Sea water

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Sea water

Post by Stevenloan » Thu Mar 14, 2019 4:31 pm

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Hi everybody! What are the medical terms or the common ways to describe when a patient gets sea water into his or her body at the hospital?

Thanks a lot!

StevenLoan
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Re: Sea water

Post by tony h » Thu Mar 14, 2019 4:57 pm

I hope you mean salt-water. It is a saline drip. Saline is the salt water. The drip is the connecting the fluid into the arm.
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Re: Sea water

Post by Shelley » Fri Mar 15, 2019 7:04 pm

Yes, that would be a saline (salt solution) drip, if the bag was labeled as such. It looks like that bag is holding a glucose solution, which is sugar. I'm no doctor, so I have to ask: is a glucose drip the same as a saline drip?

The bag of solution is delivered to the patient "intravenously", meaning the liquid flows, drop by drop, down the tube which is connected to a "port" taped to the patient's hand or wrist. The port has a needle which stays inserted into the vein, and tubes with various solutions can be changed easily at the port without having to stick the patient over and over again. The rate of flow is controlled by increasing the rapidity of the drops using a valve at the bottom of the bag. The whole thing is often referred to as an "IV drip".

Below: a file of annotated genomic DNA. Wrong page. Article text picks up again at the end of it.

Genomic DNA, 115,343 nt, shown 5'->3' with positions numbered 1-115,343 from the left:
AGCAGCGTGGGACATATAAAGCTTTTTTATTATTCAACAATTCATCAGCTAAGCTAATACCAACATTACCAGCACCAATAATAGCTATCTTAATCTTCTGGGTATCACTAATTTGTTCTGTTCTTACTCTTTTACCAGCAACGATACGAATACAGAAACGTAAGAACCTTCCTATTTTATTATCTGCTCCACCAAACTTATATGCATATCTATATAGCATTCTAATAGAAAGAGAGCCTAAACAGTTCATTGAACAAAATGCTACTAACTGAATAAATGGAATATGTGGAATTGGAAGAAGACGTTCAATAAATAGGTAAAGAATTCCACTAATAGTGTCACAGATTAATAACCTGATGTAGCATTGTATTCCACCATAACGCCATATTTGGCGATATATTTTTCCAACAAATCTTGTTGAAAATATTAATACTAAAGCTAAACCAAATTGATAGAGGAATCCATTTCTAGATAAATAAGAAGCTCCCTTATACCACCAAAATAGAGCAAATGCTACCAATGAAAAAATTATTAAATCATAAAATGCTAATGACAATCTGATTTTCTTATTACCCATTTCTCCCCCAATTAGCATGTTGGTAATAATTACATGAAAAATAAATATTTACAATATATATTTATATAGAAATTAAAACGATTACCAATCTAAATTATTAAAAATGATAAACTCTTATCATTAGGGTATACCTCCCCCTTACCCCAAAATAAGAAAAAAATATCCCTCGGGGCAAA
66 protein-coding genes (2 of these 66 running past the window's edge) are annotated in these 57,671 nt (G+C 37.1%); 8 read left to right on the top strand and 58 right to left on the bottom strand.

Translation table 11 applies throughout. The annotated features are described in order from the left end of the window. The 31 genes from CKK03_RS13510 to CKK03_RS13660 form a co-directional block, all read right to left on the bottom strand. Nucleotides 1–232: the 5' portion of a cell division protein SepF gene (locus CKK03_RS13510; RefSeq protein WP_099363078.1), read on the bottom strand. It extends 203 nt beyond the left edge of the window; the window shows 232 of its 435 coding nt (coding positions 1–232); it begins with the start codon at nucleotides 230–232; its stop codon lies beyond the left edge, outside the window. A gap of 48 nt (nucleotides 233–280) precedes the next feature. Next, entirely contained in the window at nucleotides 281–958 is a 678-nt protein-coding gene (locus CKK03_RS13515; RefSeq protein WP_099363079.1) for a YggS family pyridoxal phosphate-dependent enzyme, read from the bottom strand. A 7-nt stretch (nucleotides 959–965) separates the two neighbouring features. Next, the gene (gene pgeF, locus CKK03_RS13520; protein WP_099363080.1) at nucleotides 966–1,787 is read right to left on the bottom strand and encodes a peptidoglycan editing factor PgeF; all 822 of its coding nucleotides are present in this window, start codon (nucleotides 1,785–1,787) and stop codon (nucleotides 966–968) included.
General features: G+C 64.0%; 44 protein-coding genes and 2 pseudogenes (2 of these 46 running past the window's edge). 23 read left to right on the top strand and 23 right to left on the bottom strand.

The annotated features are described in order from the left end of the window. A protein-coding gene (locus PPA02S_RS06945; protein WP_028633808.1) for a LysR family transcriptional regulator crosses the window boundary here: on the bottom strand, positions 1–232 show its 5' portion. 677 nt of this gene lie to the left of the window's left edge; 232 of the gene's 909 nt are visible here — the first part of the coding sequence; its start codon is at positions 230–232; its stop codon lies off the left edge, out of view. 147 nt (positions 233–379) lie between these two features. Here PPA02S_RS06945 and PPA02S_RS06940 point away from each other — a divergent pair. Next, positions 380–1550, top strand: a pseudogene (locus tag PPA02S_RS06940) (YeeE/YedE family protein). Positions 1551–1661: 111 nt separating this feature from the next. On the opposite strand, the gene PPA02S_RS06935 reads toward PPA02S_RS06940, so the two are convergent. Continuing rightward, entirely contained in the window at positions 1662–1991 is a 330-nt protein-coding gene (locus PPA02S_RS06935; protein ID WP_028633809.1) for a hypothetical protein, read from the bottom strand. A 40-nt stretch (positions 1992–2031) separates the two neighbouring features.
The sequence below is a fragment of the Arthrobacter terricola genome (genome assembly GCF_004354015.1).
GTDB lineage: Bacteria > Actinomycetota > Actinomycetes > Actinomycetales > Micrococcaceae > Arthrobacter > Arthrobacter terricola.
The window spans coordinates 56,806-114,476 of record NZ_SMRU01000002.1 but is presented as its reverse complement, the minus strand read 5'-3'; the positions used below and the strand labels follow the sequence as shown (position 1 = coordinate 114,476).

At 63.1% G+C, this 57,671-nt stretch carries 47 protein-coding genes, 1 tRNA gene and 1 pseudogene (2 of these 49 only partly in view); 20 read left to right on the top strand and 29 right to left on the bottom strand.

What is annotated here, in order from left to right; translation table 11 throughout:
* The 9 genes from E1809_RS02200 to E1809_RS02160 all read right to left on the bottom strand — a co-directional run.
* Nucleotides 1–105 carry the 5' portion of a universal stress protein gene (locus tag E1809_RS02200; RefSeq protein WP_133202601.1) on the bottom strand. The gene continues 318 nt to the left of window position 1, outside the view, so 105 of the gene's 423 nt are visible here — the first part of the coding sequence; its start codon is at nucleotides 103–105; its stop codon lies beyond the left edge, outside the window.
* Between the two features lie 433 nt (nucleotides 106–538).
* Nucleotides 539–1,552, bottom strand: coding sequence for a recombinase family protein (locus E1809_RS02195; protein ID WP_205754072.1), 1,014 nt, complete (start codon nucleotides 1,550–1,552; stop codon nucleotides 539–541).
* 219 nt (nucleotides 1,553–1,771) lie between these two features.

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Re: Sea water

Post by Stevenloan » Sat Mar 16, 2019 4:57 pm

tony h and Shelley : Thank you both so so much for your help. I really appreciate it.

StevenLoan
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Re: Sea water

Post by BonnieL » Tue Mar 26, 2019 2:13 am

Shelley wrote:
Fri Mar 15, 2019 7:04 pm
Yes, that would be a saline (salt solution) drip, if the bag was labeled as such. It looks like that bag is holding a glucose solution, which is sugar. I'm no doctor, so I have to ask: is a glucose drip the same as a saline drip?
Glucose is sugar, saline is salt - different uses. However, a saline drip can have glucose added to it. I have diabetes, so when I had surgery a while back, I had to ask to make sure the saline drip was just saline.
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Re: Sea water

Post by tony h » Tue Mar 26, 2019 9:56 am

Shelley wrote:
Fri Mar 15, 2019 7:04 pm
The whole thing is often referred to as an "IV drip".
The IV here is Intravenous ie inside the vein. Intravenous is a useful word because, when trying to explain the difference between words starting with inter- and intra- , intravenous is usually the only common word I can think of that starts intra-. :) Except intransigent which, of course, is completely unrelated.
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